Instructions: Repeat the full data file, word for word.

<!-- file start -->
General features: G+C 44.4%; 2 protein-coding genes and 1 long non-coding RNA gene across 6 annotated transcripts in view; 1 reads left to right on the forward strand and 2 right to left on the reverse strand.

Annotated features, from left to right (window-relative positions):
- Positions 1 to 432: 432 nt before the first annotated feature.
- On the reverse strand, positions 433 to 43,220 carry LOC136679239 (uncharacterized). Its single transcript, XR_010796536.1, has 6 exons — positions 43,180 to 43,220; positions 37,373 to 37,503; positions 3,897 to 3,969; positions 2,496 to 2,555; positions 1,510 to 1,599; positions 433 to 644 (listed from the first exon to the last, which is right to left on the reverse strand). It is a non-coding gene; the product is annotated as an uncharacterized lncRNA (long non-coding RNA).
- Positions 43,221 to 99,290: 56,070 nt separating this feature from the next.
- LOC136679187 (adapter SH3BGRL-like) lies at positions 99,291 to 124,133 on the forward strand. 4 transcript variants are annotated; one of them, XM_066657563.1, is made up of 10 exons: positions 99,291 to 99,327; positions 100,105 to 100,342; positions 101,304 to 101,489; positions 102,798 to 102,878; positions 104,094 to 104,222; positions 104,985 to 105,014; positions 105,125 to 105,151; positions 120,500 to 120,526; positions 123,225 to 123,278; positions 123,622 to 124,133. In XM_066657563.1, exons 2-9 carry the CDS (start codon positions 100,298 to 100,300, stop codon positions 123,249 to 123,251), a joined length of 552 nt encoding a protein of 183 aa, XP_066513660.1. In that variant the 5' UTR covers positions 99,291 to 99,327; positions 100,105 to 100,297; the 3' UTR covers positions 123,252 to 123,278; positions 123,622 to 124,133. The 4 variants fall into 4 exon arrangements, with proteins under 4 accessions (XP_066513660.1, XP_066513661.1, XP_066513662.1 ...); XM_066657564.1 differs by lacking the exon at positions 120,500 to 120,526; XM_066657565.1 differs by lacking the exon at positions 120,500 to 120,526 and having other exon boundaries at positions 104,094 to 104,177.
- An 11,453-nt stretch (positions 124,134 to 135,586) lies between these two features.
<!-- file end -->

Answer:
General features: G+C 44.4%; 2 protein-coding genes and 1 long non-coding RNA gene across 6 annotated transcripts in view; 1 reads left to right on the forward strand and 2 right to left on the reverse strand.

Annotated features, from left to right (window-relative positions):
- Positions 1 to 432: 432 nt before the first annotated feature.
- On the reverse strand, positions 433 to 43,220 carry LOC136679239 (uncharacterized). Its single transcript, XR_010796536.1, has 6 exons — positions 43,180 to 43,220; positions 37,373 to 37,503; positions 3,897 to 3,969; positions 2,496 to 2,555; positions 1,510 to 1,599; positions 433 to 644 (listed from the first exon to the last, which is right to left on the reverse strand). It is a non-coding gene; the product is annotated as an uncharacterized lncRNA (long non-coding RNA).
- Positions 43,221 to 99,290: 56,070 nt separating this feature from the next.
- LOC136679187 (adapter SH3BGRL-like) lies at positions 99,291 to 124,133 on the forward strand. 4 transcript variants are annotated; one of them, XM_066657563.1, is made up of 10 exons: positions 99,291 to 99,327; positions 100,105 to 100,342; positions 101,304 to 101,489; positions 102,798 to 102,878; positions 104,094 to 104,222; positions 104,985 to 105,014; positions 105,125 to 105,151; positions 120,500 to 120,526; positions 123,225 to 123,278; positions 123,622 to 124,133. In XM_066657563.1, exons 2-9 carry the CDS (start codon positions 100,298 to 100,300, stop codon positions 123,249 to 123,251), a joined length of 552 nt encoding a protein of 183 aa, XP_066513660.1. In that variant the 5' UTR covers positions 99,291 to 99,327; positions 100,105 to 100,297; the 3' UTR covers positions 123,252 to 123,278; positions 123,622 to 124,133. The 4 variants fall into 4 exon arrangements, with proteins under 4 accessions (XP_066513660.1, XP_066513661.1, XP_066513662.1 ...); XM_066657564.1 differs by lacking the exon at positions 120,500 to 120,526; XM_066657565.1 differs by lacking the exon at positions 120,500 to 120,526 and having other exon boundaries at positions 104,094 to 104,177.
- An 11,453-nt stretch (positions 124,134 to 135,586) lies between these two features.